• IBM, sonic delay lines, and the history of the 80×24 display - Ken Shirriff investigates why our displays are the size they are: ”In 1971, IBM introduced a terminal with an 80×24 display (the 3270) and it soon became the best-selling terminal, forcing competing terminals to match its 80×24 size. The display for the IBM PC added one more line to its screen, making the 80×25 size standard in the PC world… In this blog post, I'll discuss this history in detail, including some other systems that played key roles.”

    • Incredible Photographs of Shipwrecks (1872 – 1997) - ”The Gibson family’s photographs of shipwrecks were taken in the late 19th and 20th centuries. Four generations of the Gibson family (1872 to 1997) photographed over 200 wrecks along the coasts of Cornwall and the Isles of Scilly in south England.” This is French trawler Jeanne Gougy, lost off Land’s End in 1962:



    Happy invoicing!
    Last edited by NickFitz; 11th November 2019 at 12:33. Reason: Stray colons

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    Quote Originally Posted by NickFitz View Post
    Fantastic False Cognates - Ryan Starkey on words that seem to have the same root, but don’t: ”Who would have guessed that the English words ‘island’ and ‘isle’ aren’t related? But they aren’t! They come from totally different origins, and the similarity in the way they sound is purely coincidental. The world of words is full of strange coincidences like this.”
    Like Liver in Liverpool and Liver in Liver building are different roots. Hence different pronunciation.

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    Quote Originally Posted by NickFitz View Post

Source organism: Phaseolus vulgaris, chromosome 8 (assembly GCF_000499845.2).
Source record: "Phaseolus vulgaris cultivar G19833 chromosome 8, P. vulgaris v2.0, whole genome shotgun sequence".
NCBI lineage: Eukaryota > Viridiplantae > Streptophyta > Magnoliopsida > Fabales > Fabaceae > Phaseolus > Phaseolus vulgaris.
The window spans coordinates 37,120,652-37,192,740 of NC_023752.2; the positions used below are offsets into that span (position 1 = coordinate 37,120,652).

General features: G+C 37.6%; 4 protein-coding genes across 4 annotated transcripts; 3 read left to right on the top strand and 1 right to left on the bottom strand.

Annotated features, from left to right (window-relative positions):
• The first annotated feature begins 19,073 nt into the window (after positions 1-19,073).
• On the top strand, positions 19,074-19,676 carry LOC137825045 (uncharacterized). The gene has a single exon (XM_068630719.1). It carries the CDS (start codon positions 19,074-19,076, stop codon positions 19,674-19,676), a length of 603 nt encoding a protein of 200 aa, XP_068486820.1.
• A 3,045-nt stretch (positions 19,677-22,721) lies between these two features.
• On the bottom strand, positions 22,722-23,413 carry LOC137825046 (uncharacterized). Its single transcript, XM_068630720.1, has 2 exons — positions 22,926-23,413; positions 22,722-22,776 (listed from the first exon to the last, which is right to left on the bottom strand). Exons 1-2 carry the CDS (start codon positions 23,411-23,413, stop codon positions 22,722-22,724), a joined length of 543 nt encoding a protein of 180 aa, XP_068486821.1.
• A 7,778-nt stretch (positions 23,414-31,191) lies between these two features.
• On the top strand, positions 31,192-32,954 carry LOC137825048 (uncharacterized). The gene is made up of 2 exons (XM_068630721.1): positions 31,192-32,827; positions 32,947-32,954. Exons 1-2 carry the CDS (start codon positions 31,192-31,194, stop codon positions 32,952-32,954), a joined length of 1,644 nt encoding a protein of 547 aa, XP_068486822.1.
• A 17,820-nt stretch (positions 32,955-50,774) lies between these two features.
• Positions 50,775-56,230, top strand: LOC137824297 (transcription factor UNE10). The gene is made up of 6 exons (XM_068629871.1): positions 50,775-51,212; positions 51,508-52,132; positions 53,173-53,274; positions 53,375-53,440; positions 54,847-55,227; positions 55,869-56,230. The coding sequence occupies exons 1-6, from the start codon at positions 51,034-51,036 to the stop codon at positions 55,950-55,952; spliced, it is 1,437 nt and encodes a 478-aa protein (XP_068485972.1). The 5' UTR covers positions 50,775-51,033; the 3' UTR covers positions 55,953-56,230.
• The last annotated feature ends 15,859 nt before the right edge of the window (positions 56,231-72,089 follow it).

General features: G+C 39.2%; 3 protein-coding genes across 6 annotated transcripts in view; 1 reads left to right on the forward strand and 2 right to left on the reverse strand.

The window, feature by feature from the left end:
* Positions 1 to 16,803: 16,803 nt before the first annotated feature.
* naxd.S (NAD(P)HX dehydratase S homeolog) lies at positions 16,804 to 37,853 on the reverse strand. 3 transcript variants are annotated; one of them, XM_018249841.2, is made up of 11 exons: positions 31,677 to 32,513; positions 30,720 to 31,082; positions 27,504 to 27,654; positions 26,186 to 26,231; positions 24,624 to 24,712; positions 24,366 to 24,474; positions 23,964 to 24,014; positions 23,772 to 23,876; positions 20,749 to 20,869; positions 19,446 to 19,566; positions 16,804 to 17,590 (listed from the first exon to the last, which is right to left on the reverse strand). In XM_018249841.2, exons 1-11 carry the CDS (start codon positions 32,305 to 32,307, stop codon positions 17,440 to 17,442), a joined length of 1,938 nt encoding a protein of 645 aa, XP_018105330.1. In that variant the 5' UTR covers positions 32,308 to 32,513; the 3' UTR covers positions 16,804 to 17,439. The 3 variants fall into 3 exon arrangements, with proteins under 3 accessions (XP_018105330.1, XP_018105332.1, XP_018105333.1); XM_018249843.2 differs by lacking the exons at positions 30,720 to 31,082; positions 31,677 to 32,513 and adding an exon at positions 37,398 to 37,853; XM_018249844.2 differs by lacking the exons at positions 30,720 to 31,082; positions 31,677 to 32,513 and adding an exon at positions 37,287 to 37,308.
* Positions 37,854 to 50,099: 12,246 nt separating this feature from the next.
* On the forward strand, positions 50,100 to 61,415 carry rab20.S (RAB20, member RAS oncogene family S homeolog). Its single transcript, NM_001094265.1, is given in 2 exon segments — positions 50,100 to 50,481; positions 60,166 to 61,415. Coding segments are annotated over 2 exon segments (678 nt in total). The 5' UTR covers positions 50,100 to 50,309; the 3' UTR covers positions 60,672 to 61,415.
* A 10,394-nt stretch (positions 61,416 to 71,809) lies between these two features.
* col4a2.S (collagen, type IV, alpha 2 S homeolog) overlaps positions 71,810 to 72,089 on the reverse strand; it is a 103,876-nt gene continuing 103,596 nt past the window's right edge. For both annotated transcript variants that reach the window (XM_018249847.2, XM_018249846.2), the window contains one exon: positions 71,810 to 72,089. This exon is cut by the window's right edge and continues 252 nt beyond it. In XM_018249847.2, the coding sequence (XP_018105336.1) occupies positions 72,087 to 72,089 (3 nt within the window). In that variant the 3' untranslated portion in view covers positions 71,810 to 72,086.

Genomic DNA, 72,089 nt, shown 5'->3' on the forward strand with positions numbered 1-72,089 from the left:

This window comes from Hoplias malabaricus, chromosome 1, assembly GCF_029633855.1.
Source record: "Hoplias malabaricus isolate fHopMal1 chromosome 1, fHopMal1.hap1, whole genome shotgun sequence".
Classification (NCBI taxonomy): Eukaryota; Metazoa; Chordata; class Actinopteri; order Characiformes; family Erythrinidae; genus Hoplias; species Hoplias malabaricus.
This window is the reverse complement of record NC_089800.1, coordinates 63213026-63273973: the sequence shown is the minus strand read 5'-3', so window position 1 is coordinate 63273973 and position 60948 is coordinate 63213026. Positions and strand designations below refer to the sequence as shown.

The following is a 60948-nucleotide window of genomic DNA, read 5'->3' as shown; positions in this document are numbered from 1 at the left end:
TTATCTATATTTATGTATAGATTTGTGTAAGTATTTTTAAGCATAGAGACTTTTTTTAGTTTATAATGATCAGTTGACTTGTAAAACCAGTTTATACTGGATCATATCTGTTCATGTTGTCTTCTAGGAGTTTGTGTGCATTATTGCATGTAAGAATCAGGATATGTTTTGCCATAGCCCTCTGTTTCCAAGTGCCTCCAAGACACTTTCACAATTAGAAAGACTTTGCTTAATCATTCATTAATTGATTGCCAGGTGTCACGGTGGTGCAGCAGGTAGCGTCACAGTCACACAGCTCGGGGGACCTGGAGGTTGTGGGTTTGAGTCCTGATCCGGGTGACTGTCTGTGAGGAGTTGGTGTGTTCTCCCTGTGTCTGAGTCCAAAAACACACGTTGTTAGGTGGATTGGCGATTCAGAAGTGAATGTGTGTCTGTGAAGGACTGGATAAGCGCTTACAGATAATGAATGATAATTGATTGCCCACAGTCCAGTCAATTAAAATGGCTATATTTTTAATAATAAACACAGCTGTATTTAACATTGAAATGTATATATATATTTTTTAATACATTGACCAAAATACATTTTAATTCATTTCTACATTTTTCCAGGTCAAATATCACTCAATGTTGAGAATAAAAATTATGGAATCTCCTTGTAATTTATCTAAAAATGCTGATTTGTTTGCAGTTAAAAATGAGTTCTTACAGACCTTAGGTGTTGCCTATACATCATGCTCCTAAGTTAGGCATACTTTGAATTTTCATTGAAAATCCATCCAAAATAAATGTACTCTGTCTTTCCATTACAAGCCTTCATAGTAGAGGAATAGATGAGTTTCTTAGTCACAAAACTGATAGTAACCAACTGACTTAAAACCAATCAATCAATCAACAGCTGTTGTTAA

The floodwaters should now be receding, at least temporarily, so wring out your laptop and get reading:

    • IBM, sonic delay lines, and the history of the 80×24 display - Ken Shirriff investigates why our displays are the size they are: ”In 1971, IBM introduced a terminal with an 80×24 display (the 3270) and it soon became the best-selling terminal, forcing competing terminals to match its 80×24 size. The display for the IBM PC added one more line to its screen, making the 80×25 size standard in the PC world… In this blog post, I'll discuss this history in detail, including some other systems that played key roles.”


    Happy invoicing!
    The Hazeltine 2000 terminals connected to the GA16-220 in Siliconix were 74 x 27 which made their replacement a bit inneresting in an awkward sort of way.

    After all, who needs lower case anyway?
    When the fun stops, STOP.

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    Quote Originally Posted by DoctorStrangelove View Post
    The Hazeltine 2000 terminals connected to the GA16-220 in Siliconix were 74 x 27 which made their replacement a bit inneresting in an awkward sort of way.

    After all, who needs lower case anyway?
    The Acorn Atom displayed lowercase characters in inverse video uppercase, which was quite a common thing at the time. Something to do with the MC6847, probably.

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    The 2000 uses core memory so I suppose if I was incautious enough to string a mains supply down to the shed (thanks to the sparkies chopping off the existing cable down there), I could see if the one terminal still says the "MTS Control C" prompt that I remember so well.

    The dear dead days of line editors: "@1/5,P" to print the first five lines of the file.

    Stone me, 7 years of that before it was scrapped in 1986/7.

    Hazeltine 2000 - Wikipedia

    $3k in 1970: $18k in 2018 $.

    The ones we had were 2nd hand.

    Odd that.

    Electronic Brokers were still selling them in 1980.
    When the fun stops, STOP.

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    Cheers for the graphic content warning on the dental article

    Love the dog vision link !

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    So basically dogs are like Brexiters. Myopic and stuck in the 1960's